Internal Medicine Resident Professionalism Assessments: Exploring the Association with Patients' Overall Satisfaction with Their Hospital Stay

John T. Ratelle, Andrew J. Halvorsen, Jay Mandrekar, Adam P. Sawatsky, Darcy A. Reed, Thomas J. Beckman

Research output: Contribution to journalArticlepeer-review

Abstract

Purpose Successful training of internal medicine (IM) residents requires accurate assessments. Patients could assess IM residents in a hospital setting, but medical educators must understand how contextual factors may affect assessments. The objective was to investigate relationships between patient, resident, and hospital-encounter characteristics and the results of patient assessments of IM resident professionalism. Method The authors performed a prospective cohort study of postgraduate year 1 (PGY-1) IM residents and their patients at 4 general medicine inpatient teaching services at Mayo Clinic Hospital-Rochester, Saint Marys Campus in Rochester, Minnesota, from July 1, 2015, through June 30, 2016. Patient assessments of resident professionalism were adapted from validated instruments. Multivariable modeling with generalized estimating equations was used to determine associations between patient assessment scores and characteristics of residents, residents' clinical performance and evaluations (including professionalism assessments in other settings), patients, and hospital encounters and to account for repeated assessments of residents. Results A total of 409 patients assessed 72 PGY-1 residents (mean [SD], 5.7 [3.0] patient assessments per resident). In the multivariable model, only the highest rating out of 5 levels for overall satisfaction with hospital stay was significantly associated with patient assessment scores of resident professionalism (β [SE], 0.80 [0.08]; P <.001). Hospitalized patients' assessment scores of resident professionalism were not significantly correlated with assessment scores of resident professionalism in other clinical settings. Conclusions Hospitalized patients' assessment scores of in-hospital resident professionalism were strongly correlated with overall patient satisfaction with hospital stay but were not correlated with resident professionalism in other settings. The limitations of patient evaluations should be considered before incorporating these evaluations into programs of assessment.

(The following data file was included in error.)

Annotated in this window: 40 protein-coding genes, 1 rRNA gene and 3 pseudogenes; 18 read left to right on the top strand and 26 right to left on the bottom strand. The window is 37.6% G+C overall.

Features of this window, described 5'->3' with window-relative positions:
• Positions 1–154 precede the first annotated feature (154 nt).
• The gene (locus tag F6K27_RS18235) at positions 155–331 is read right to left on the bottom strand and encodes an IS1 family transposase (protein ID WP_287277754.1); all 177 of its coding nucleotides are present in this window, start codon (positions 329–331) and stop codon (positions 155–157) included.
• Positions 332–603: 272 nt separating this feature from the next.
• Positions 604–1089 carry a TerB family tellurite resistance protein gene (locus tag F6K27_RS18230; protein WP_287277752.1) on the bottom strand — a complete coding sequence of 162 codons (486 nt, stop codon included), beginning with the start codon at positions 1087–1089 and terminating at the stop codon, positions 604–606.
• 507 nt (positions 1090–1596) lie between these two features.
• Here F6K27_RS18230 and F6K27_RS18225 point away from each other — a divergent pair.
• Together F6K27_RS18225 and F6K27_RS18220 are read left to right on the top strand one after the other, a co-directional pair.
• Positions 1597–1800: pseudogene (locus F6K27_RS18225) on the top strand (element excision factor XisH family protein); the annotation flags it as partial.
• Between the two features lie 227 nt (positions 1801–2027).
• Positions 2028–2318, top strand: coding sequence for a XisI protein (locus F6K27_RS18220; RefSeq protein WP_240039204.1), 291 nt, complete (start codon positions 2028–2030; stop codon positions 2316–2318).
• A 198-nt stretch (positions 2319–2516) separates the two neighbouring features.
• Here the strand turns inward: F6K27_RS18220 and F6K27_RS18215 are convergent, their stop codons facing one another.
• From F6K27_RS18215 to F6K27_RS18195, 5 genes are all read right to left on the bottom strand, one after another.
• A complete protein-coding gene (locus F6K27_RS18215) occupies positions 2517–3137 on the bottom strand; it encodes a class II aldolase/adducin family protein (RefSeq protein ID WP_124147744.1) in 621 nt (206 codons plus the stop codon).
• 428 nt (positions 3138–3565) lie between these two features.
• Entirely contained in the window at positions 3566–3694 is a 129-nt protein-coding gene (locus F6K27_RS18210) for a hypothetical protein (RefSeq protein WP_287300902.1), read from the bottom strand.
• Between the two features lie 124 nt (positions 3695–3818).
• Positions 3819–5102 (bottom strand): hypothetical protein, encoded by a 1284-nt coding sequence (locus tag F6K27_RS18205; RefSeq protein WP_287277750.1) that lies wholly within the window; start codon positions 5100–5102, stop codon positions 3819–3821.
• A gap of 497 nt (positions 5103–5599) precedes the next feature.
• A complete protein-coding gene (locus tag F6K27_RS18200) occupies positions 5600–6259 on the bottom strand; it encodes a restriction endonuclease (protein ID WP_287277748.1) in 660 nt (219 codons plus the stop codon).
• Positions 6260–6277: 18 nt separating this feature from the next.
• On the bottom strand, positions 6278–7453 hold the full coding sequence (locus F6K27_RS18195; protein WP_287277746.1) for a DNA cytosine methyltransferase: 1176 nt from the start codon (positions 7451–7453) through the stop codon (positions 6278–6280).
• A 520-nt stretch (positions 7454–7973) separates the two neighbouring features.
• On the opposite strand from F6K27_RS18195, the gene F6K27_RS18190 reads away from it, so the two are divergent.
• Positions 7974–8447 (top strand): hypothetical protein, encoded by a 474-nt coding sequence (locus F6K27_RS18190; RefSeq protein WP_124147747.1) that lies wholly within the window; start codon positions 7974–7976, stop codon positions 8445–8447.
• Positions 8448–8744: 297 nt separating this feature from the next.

Original languageEnglish (US)
Pages (from-to)902-910
Number of pages9
JournalAcademic Medicine
Volume95
Issue number6
DOIs
StatePublished - Jun 1 2020

ASJC Scopus subject areas

  • Education

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